Twenty-eight Superdrug clinics around the UK have nurses trained to draw blood so it can be analysed to look for signs of past Covid-19 infection. But the retailer is now selling the kits as a walk-in service and customers must register online first.
Antibody tests are currently a ‘class one’ medical device – meaning that companies are allowed to self-certify their tests as effective and immediately put them on the market.
However, tests for HIV and pregnancy are classed as ‘annex two’ on the European directive for medical devices – meaning that companies have to provide certified information about the efficacy of their tests.
Jon Deeks, a professor of biostatistics at the University of Birmingham, told the BBC: ‘These regulations aren’t fit for purpose and don’t protect the public from bad tests.
‘If you can get a CE mark [indicating compliance with the relevant legislation] for a bad test as there is no scrutiny on whether it works, it is just a marketing claim that is registered and we are left in a Wild West of antibody testing.
‘For drug licensing the onus is on the companies to go through clinical trials. We need that same obligation to apply for testing devices like the Covid antibody tests as well.’
He added that evaluations of tests should be added to pre-registers for clinical trials in order to stop manufacturers from reporting on only the most favourable results.
A Department of Health and Social Care official said action is being taken to enforce tough regulations on at-home antibody tests.
The spokesman – who insisted that antibody testing was an ‘important part of our strategy’ – added that some 47,000 tests have been seized.
And they added: ‘We do not yet know whether antibodies indicate immunity from reinfection with coronavirus or if they prevent transmission.’
Tests made by pharmaceutical heavyweights Roche and Abbott are currently being used to map the outbreak among the population.
BBC’s Newsnight reported an analysis of 41 antibodies tests sold to the public in Britain showed almost a third had inaccurate and incomplete information.
It comes after researchers found that large numbers of people who suffered from coronavirus could be being wrongly diagnosed as Covid free.
The Oxford University study of more than 9,000 healthcare workers found that significant numbers of people had received negative test results despite being likely to have already contracted Covid-19.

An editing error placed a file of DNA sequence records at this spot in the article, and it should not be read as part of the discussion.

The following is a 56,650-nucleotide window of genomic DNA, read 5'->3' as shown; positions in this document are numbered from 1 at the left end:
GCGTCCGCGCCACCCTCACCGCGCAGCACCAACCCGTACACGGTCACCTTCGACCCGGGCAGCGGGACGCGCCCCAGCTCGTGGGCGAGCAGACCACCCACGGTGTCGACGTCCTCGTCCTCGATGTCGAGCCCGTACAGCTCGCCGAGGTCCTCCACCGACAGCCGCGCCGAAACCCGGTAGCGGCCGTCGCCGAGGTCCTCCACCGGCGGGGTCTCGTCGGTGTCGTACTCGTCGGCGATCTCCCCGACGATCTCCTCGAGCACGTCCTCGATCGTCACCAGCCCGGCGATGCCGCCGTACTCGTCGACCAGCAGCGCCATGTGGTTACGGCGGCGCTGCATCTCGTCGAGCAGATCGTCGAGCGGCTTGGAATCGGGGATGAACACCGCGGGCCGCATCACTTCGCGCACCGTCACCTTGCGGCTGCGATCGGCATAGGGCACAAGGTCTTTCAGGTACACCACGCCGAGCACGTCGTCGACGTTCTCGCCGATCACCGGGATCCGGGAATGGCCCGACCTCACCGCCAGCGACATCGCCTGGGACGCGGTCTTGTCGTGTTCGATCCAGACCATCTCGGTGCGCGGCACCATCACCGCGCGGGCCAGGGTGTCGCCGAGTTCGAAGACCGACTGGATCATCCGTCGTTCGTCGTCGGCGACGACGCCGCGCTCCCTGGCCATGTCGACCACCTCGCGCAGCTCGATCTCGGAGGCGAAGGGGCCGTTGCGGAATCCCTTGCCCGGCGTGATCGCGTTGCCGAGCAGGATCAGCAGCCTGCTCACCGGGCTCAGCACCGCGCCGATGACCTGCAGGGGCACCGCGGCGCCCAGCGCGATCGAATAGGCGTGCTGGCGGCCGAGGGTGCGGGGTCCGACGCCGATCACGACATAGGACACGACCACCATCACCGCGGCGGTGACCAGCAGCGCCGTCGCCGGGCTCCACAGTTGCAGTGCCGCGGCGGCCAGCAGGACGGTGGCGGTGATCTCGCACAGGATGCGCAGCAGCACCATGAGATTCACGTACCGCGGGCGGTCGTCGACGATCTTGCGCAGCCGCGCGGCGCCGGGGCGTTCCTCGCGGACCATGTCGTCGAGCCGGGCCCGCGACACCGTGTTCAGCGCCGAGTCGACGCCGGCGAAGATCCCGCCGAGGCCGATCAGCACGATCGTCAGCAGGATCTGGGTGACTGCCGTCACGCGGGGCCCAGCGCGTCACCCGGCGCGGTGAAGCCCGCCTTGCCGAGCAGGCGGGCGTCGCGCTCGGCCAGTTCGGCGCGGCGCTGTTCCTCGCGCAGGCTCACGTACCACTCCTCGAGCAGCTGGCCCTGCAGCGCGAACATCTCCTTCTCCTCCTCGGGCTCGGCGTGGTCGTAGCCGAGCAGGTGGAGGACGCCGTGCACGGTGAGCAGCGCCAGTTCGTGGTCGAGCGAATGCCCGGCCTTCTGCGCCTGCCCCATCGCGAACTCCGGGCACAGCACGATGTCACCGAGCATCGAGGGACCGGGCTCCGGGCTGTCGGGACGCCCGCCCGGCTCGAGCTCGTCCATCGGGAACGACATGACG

ANTIBODY TESTING IN THE UK: A TIMELINE
March 19: Boris Johnson promised to get antibody tests ‘as simple as a pregnancy test’ available for people to use at home.
March 25: Public Health England’s Sharon Peacock said the UK had bought 3.5million antibody tests and was evaluating them with a view to getting them available ‘within days’.
March 30: British testing companies including BioSure and SureScreen said they had been approached by the Government and told their services might be needed, but heard nothing more.
April: At the start of April the Department of Health said PHE already had 800 blood samples to test for antibodies.
April 2: Health Secretary Matt Hancock claimed the antibody test being used on those samples at Porton Down was ‘ultra-high accuracy’ but data has never been released to back this up.
April 3: Universities and private labs caused uproar when they revealed the Government had turned down their offers to help with swab testing, to check who had the disease currently.
April 5: Professor Sir John Bell, at the University of Oxford, published a blog titled ‘Trouble in testing land’, revealing that no tests he had seen so far were any good. He said it would take at least a month to make one.
April 8: Professor Bell accused PHE of being unhelpful and not providing enough blood samples to analyse tests with, in leaked emails seen by The Telegraph.
April 16: The New York Times reported that Britain had spent £16.5million on antibody tests that it no longer wanted to use.
April 18: PHE’s Professor John Newton warned people not to try to buy or use antibody tests not approved by the Government, saying ‘they may put you, your family, or others at risk’.
April 20: Professor Derrick Crook, from John Radcliffe Hospital in Oxford, published a study showing none of the antibody tests bought by the Government were good enough to use.
April 24: Chief medical officer for England, Professor Chris Whitty, told MPs on the Science and Technology Committee that currently available antibody tests were good enough for population surveillance but not good enough for diagnosis.
May 1: Mologic, a British company given £1million by the Government in March, reveals the early results of its antibody test. It is 98 per cent specific and 96 per cent sensitive – below the MHRA’s standard of 98/98.
May 14: The approval of Roche’s antibody test by PHE goes public, with claims it is a ‘game changer’ and 100 per cent accurate.
May 15: The approval of Abbott’s coronavirus test is revealed in the Daily Mail, with more claims of near-perfect accuracy and reports of millions being bought by Britain straight away.
May 21: Matt Hancock announces on TV the early results of antibody surveys being done in the UK. He said they suggest 17 per cent of people in London have had the disease, along with five per cent elsewhere in the country.
May 25: UK’s first Government-provided antibody tests become available to healthcare workers.
May 28: Office for National Statistics publishes its first antibody testing data. It found 60 positive results in a pool of 885 samples in England, suggesting a national infection rate of 6.78 per cent (3.7million people).
May 29: PHE published evaluation of a third antibody test, made by Ortho Clinical Diagnostics, to no fanfare. It was found to be 77.4 per cent sensitive and 99.7 per cent specific.
June 4: PHE publishes most comprehensive antibody survey to date, from almost 8,000 blood test results, suggesting 8.5 per cent of the population has already had Covid-19.